The Maps folder in Audio Reactive FX 04 contains examples of how to use the assets effectively. Each audio-reactive asset has a parameter called AudioSpectrum, which allows you to choose the audio submix that the effect will respond to. Submixes are essentially different audio channels that can provide different audio sources, such as music, sound effects, or voice chat. If no submix is selected, the effect will respond to the project’s master submix by default. If your project is newly created or has its default settings, this means that the effects will respond to all in-game audio.
The demo maps include an instance of the “BP_AudioPlayer,” which plays a short loop of music so that you can hear the effects respond when the map is opened. If you’d like to remove the sound, simply select the “BP_AudioPlayer” actor in the map, choose its audio component, and clear the Sound property.
How to enable audio react from microphone & line-in
- Connect a microphone to your PC (USB or audio plug) or connect an audio source to your PCs line in.
- Open up your project in Unreal Editor or create a new project.
- Drag an “BP_AudioCapture” from the Blueprints/Tools folder into the map. This will instantly enable enable audio capture. This means if you have a microphone connected, the effect should react to your voice. If you have an external audio source on the line in, the effect should react to it. Note that both are possible simultaneously.
- place the audio reactive effects you want in your map. they should now all react to the captured audio.
How to enable audio react from your own audio file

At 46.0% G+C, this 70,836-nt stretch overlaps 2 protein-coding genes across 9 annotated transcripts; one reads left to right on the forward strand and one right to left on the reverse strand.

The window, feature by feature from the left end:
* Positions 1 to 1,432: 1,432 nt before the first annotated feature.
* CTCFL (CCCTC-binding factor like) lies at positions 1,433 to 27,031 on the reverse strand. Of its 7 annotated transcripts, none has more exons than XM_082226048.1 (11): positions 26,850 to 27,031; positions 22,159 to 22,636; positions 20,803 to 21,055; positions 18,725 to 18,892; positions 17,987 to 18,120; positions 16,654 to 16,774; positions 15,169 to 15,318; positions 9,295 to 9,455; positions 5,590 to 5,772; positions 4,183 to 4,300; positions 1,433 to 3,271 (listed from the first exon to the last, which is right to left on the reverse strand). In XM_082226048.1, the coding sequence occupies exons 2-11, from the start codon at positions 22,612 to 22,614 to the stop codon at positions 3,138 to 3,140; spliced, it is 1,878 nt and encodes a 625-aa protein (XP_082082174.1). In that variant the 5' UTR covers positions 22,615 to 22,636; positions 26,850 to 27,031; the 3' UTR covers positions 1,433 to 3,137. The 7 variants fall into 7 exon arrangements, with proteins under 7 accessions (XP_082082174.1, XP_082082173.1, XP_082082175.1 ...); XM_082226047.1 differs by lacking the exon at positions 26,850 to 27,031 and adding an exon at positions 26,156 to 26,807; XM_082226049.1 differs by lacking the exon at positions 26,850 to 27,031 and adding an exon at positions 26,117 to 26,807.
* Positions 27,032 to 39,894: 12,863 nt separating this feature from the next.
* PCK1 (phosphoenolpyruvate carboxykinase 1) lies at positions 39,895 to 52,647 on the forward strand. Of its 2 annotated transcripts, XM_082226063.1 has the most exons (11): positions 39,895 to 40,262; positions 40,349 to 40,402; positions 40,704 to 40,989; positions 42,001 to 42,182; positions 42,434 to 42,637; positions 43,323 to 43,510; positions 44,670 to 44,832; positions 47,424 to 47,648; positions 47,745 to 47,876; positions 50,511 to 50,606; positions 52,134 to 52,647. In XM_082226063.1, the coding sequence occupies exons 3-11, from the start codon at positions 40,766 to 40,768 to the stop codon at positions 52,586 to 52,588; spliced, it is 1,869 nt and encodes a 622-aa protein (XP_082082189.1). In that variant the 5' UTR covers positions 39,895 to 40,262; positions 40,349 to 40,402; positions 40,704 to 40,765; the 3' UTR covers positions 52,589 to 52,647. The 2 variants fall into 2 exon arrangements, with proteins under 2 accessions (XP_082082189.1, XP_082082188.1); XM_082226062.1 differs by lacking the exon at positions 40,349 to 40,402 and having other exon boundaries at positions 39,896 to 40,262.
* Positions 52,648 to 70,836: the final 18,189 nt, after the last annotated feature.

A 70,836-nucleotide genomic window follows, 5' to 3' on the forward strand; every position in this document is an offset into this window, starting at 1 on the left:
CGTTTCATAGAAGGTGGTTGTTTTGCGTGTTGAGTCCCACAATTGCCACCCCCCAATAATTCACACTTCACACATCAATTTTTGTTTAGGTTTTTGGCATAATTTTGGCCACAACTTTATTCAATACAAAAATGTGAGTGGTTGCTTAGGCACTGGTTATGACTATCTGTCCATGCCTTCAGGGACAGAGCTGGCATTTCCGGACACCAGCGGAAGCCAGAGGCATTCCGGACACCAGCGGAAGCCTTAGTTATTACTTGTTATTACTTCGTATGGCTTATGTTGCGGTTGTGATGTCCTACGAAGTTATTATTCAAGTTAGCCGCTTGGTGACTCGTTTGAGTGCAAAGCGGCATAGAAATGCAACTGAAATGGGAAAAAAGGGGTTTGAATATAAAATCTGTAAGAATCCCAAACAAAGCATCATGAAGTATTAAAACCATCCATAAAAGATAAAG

- Open up your project in Unreal Editor or create a new project.
- Add your audio to the project. To do this, drag a supported audio file (WAV, Ogg-Vorbis, AIFF or FLAC) from your file browser into the content browser. You should now have a SoundWave asset in your content browser.
- If you want to make the sound looping, right click the SoundWave asset and select “Edit…”. This opens up the sounds settings like in the following image. Check the “Looping” checkbox and save the SoundWave asset.
- Now drag the “BP_AudioPlayer” blueprint from the content browser into your map. This will create a “BP_AudioPlayer” actor in the map.
- Select the newly created “BP_AudioPlayer” actor in the map like in this picture, showing the demo map. You can select it in the viewport or from the outliner window. (Note that the image shows effects from another pack)
- Now you will see the BP_AudioPlayer’s details in the details panel of the editor like shown in the following image.
- Select the “Audio” component in the details panel like shown in the image. Note the “is UISound” checkbox. If this is enabled, it is always played like a global background sound. This is enabled by default. When disabled the playback has to be started manually. This can be triggered from blueprint, c++ code or other editor tools like the sequencer.
- To set your own audio you can either drag the previously created SoundWave asset from the content browser to the “Sound” property or you can open the dropdown and select one of the supported assets there. The next two images show both ways.
- Once you have set your own audio it will start to play (when the “Is UISound” checkbox is still checked). When the sound is set to be looping, it will play in endless-loop.
- if it does not start to auto play the audio, check the “Is Playing” checkbox of the AudioAnalysisTool actor.
How to enable audio react from in-game sounds
To make the effects respond to in-game sounds like sound effects and music, you’ll need to select the appropriate audio submix. This can be done in the Details panel of the effect. To access the panel, select the effect in the map (either in the viewport or in the Outliner), and navigate to the “Override Parameters” section. Once there, expand the “AudioSpectrum” property to reveal the “Submix” parameter. From there, you can select the desired submix, and the effect will respond to the corresponding audio source.